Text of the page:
“A Theory of Justice” and me

One of my post-election vows was to read A Theory of Justice by John Rawls.  I just wanted to commend myself on my good work in completing this task.  It only took me five months!  I have to say that it wasn’t easy.  The book is 514 pages worth of dense, arid political philosophy that I am ill-equipped to judge.  And yet…

I keep thinking about Rawls’s concept of the veil of ignorance:

Imagine that you have set for yourself the task of developing a totally new social contract for today’s society. How could you do so fairly? Although you could never actually eliminate all of your personal biases and prejudices, you would need to take steps at least to minimize them. Rawls suggests that you imagine yourself in an original position behind a veil of ignorance. Behind this veil, you know nothing of yourself and your natural abilities, or your position in society. You know nothing of your sex, race, nationality, or individual tastes. Behind such a veil of ignorance all individuals are simply specified as rational, free, and morally equal beings. You do know that in the “real world”, however, there will be a wide variety in the natural distribution of natural assets and abilities, and that there will be differences of sex, race, and culture that will distinguish groups of people from each other.

Isn’t that the way we should think about all social policy?  Imagine that you don’t know if you’re white or black, rich or poor, male or female, healthy or sick, talented or mediocre, a Muslim or a Catholic or an atheist.  How would you think about immigration policy, about health care, about taxes? The veil of ignorance doesn’t give you answers, but it encourages you to ask the right questions.

Richard Adams

Amidst all the dispiriting deaths in 2016, that of Richard Adams didn’t get a whole lot of attention.  But his Watership Down was a masterpiece, I think.  In it, he created a world so vivid, so completely realized, that it rivaled Lord of the Rings.  And it was about, you know, rabbits. Forty years later, I still look at a rabbit nibbling on some grass and I think of the word silflay.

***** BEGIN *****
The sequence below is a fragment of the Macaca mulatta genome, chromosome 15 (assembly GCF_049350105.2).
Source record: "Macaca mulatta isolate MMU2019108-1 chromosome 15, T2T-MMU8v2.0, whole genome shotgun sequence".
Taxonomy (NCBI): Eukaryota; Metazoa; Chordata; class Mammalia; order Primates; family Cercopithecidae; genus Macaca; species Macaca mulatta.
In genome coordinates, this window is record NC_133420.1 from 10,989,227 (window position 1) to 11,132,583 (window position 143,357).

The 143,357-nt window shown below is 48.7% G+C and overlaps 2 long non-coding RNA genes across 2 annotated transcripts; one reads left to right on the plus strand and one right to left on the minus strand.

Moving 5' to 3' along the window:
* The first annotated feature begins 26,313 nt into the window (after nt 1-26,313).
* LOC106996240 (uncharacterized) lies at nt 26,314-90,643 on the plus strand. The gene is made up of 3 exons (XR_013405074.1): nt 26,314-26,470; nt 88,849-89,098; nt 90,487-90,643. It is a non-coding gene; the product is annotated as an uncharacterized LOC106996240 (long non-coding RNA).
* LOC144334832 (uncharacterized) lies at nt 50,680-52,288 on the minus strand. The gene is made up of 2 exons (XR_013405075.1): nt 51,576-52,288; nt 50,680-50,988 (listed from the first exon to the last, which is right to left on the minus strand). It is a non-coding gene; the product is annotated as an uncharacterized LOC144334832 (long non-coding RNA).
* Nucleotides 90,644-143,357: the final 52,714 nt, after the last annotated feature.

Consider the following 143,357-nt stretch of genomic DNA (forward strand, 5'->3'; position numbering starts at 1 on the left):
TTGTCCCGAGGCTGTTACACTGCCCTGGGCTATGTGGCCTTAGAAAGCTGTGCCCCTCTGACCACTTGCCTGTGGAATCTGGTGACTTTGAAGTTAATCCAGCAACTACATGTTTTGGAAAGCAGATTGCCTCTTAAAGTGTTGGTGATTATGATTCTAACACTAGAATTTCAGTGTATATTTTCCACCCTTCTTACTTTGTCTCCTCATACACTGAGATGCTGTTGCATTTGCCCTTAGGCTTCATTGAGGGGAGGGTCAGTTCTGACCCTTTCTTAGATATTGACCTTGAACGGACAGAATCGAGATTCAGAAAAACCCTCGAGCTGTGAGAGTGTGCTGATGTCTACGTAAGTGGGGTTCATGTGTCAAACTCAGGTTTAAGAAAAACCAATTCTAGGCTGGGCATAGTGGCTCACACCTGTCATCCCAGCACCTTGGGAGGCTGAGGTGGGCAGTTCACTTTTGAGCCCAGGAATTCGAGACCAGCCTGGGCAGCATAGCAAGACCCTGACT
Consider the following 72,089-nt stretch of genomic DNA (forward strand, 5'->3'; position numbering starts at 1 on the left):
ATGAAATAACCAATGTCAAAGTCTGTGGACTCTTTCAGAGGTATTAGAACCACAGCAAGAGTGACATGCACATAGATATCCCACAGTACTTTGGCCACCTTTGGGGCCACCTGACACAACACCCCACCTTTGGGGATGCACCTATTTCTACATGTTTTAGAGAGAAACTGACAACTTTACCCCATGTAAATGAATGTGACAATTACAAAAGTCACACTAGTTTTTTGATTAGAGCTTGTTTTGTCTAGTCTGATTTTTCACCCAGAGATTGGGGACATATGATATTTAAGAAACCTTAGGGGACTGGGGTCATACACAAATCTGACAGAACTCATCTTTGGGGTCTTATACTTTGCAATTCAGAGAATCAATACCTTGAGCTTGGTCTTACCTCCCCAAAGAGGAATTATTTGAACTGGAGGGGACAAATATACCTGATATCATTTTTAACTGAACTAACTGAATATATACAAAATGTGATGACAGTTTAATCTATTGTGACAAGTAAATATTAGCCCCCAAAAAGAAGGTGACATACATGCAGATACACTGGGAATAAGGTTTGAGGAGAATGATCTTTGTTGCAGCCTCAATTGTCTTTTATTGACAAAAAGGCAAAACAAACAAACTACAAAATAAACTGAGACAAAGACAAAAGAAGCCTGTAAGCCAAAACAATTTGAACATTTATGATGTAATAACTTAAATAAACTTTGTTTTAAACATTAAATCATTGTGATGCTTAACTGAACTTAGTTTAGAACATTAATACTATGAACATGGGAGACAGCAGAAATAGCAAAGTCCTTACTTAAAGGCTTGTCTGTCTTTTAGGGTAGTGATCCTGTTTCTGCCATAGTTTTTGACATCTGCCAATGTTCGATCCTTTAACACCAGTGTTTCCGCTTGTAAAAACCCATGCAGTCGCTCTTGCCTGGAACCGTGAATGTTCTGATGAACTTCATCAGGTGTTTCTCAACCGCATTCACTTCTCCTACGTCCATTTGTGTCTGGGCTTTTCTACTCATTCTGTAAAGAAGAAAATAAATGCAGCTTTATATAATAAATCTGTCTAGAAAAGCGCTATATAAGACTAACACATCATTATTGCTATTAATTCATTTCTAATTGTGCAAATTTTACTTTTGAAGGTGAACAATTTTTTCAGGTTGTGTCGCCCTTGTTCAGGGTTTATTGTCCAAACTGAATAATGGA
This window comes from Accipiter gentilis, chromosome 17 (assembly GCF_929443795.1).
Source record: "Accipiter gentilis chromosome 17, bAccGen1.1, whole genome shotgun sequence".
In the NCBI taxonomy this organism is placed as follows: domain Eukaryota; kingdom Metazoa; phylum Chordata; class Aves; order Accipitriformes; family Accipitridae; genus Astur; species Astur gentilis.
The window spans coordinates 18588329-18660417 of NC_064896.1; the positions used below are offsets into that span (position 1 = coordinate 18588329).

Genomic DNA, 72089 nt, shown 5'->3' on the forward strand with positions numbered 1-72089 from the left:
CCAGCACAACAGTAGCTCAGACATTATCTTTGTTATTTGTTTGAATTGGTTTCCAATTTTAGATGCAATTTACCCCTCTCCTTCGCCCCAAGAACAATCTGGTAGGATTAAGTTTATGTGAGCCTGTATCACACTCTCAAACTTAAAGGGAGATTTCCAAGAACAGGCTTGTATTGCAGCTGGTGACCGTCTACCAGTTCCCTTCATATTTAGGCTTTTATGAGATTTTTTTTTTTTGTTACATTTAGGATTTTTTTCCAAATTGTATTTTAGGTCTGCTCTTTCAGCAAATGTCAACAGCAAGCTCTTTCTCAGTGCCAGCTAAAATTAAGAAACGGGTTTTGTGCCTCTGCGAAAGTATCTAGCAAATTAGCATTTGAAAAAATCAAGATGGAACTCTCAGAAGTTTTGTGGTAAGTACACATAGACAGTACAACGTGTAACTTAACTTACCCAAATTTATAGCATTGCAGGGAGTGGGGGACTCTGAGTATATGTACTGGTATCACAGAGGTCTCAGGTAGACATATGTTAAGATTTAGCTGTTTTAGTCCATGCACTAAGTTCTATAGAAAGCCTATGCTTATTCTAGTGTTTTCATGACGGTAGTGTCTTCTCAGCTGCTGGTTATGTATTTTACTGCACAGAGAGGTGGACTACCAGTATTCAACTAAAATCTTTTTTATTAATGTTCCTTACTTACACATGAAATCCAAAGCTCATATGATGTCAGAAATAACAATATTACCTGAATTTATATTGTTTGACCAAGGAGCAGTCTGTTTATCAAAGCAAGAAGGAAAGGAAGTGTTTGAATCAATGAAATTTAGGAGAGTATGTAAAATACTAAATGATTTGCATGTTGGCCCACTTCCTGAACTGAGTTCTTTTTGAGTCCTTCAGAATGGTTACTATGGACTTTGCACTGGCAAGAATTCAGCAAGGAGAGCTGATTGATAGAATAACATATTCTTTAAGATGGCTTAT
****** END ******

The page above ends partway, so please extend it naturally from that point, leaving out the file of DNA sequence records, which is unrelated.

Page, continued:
I read his second novel, Shardik, and I thought it was just okay.  I didn’t bother with The Plague Dogs.  But Watership Down is forever.

“Would that the dead were not dead! But there is grass that must be eaten, pellets that must be chewed, hraka that must be passed, holes that must be dug, sleep that must be slept.”

 

Free ebooks in return for reviews: Some results

It’s becoming harder to get customer reviews for books nowadays.  That’s probably related to the general downturn in the ebook market.  Here I mentioned a program, run by my epublisher, to give away ebooks in return for honest reviews.  Once you sign up, you start getting a weekly eZine containing a list of books you can download for free.  Download a book, read it, and leave a review.

This model seems to be OK with Amazon, which has cracked down on some aspects of the customer review racket.  It appears to be a requirement to state that you got the book for free in return for an honest review.

Anyway, the approach is working for my novel Where All the Ladders Start.  Most reviews are pretty terse, like this one:

I received this book for an honest review. I loved this book. The plot and characters were amazing.

Well, what more do you need to say?  But wait!  It turns out that Laura Furuta has more to say!  Namely: